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Report: PA Child Health Care Headed in Wrong Direction

Most of the Pennsylvania counties with the highest rates of uninsured children are in rural areas. (pingpao/Adobe Stock)
Most of the Pennsylvania counties with the highest rates of uninsured children are in rural areas. (pingpao/Adobe Stock)
November 9, 2020

HARRISBURG, Pa. -- A new report shows the number of children in Pennsylvania without health insurance is growing and children's advocates are concerned those numbers could get worse.

According to the 2020 State of Children's Health Care Report from Pennsylvania Partnerships for Children, nearly 128,000 kids in the Keystone State are uninsured, the eighth-highest number in the country.

Kari King, president and CEO of the organization, pointed out that number represents an increase over last year's report, from 4.4% to 4.6%.

"That's a little bit lower than the national average of 5.7% but the state is heading in the wrong direction when it comes to kid's health insurance, which is really troubling," King explained.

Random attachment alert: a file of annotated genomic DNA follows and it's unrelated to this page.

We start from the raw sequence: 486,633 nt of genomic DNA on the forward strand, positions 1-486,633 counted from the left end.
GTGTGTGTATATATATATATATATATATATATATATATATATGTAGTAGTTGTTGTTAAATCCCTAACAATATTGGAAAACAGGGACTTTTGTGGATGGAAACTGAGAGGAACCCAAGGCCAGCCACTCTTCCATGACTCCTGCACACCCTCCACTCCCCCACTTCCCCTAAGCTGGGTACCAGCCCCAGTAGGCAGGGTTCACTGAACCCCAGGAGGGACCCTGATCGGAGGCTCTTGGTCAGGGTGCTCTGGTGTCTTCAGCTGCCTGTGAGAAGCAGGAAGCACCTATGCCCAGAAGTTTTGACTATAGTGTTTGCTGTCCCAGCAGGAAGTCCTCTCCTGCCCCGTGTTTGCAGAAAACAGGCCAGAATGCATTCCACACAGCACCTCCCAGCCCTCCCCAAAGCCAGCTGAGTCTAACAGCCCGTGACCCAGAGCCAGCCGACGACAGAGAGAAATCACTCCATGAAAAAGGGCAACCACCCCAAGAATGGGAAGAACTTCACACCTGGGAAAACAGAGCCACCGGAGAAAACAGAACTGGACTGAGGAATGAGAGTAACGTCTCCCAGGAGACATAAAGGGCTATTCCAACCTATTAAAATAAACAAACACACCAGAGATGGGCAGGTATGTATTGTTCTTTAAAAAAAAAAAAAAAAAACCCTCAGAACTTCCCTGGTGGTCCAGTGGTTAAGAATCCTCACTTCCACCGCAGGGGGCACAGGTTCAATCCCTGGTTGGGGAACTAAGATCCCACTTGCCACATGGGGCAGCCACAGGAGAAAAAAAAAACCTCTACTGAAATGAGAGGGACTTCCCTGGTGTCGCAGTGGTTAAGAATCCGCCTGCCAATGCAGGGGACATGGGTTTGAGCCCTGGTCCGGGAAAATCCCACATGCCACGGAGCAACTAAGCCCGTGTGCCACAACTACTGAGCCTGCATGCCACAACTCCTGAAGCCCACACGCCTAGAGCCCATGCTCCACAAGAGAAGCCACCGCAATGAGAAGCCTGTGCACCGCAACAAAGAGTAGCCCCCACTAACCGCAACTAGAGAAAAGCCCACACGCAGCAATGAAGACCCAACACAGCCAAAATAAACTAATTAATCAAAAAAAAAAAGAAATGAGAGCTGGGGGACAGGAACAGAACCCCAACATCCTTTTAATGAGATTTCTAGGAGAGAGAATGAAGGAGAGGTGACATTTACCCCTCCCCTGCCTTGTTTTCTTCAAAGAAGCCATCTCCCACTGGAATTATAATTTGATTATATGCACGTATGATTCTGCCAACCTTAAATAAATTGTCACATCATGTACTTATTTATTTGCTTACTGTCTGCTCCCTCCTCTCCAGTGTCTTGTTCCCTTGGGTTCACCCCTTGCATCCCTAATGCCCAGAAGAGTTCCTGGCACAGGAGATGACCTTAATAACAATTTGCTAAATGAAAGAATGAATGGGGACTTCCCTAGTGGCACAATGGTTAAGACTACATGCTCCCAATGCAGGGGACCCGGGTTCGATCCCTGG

She noted the threatened repeal of the Affordable Care Act (ACA) could drive the number of uninsured children even higher.

King cites a report from the Urban Institute, which stated overturning the ACA would lead to more than 21 million Americans nationwide losing their health insurance.

"That would include 1.7 million children if the ACA is overturned," King confirmed. "And in Pennsylvania that would include 77,000 children under age 19."

She added in the Commonwealth children under six years old and children from low-income families are more likely to be uninsured.

King emphasized parents need to be aware of the options available and how they can access that health insurance for their children.

"They can do that through Pennsylvania's new health insurance marketplace called Pennie, which you can find online, or the CHIP program in Pennsylvania or the Medicaid program."

King concluded ensuring children's access to health care is key to their life-long learning and future success.

Disclosure: Pennsylvania Partnerships for Children/KIDS COUNT contributes to our fund for reporting on Children's Issues, Early Childhood Education, Education, and Health Issues. If you would like to help support news in the public interest, click here.
Andrea Sears, Public News Service - PA